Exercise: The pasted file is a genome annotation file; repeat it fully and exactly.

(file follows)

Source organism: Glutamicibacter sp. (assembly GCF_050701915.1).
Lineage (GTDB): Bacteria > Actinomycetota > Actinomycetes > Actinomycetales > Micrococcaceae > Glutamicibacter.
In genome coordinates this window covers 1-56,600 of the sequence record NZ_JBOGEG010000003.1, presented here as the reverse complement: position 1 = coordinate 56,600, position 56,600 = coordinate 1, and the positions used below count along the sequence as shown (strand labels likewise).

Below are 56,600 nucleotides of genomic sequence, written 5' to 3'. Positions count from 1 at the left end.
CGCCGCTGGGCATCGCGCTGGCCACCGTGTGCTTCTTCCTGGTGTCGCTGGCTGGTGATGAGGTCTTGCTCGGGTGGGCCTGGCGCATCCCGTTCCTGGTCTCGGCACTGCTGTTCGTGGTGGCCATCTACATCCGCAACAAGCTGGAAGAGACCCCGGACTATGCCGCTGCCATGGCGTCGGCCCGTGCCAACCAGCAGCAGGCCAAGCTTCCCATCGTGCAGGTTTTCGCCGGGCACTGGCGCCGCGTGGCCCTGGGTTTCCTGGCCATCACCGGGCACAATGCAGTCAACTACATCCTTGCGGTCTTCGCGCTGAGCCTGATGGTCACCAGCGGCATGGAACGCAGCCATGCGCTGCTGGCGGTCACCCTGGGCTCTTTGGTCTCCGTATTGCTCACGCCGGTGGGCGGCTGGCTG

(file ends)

Source organism: Glutamicibacter sp. (assembly GCF_050701915.1).
Lineage (GTDB): Bacteria > Actinomycetota > Actinomycetes > Actinomycetales > Micrococcaceae > Glutamicibacter.
In genome coordinates this window covers 1-56,600 of the sequence record NZ_JBOGEG010000003.1, presented here as the reverse complement: position 1 = coordinate 56,600, position 56,600 = coordinate 1, and the positions used below count along the sequence as shown (strand labels likewise).

Below are 56,600 nucleotides of genomic sequence, written 5' to 3'. Positions count from 1 at the left end.
CGCCGCTGGGCATCGCGCTGGCCACCGTGTGCTTCTTCCTGGTGTCGCTGGCTGGTGATGAGGTCTTGCTCGGGTGGGCCTGGCGCATCCCGTTCCTGGTCTCGGCACTGCTGTTCGTGGTGGCCATCTACATCCGCAACAAGCTGGAAGAGACCCCGGACTATGCCGCTGCCATGGCGTCGGCCCGTGCCAACCAGCAGCAGGCCAAGCTTCCCATCGTGCAGGTTTTCGCCGGGCACTGGCGCCGCGTGGCCCTGGGTTTCCTGGCCATCACCGGGCACAATGCAGTCAACTACATCCTTGCGGTCTTCGCGCTGAGCCTGATGGTCACCAGCGGCATGGAACGCAGCCATGCGCTGCTGGCGGTCACCCTGGGCTCTTTGGTCTCCGTATTGCTCACGCCGGTGGGCGGCTGGCTG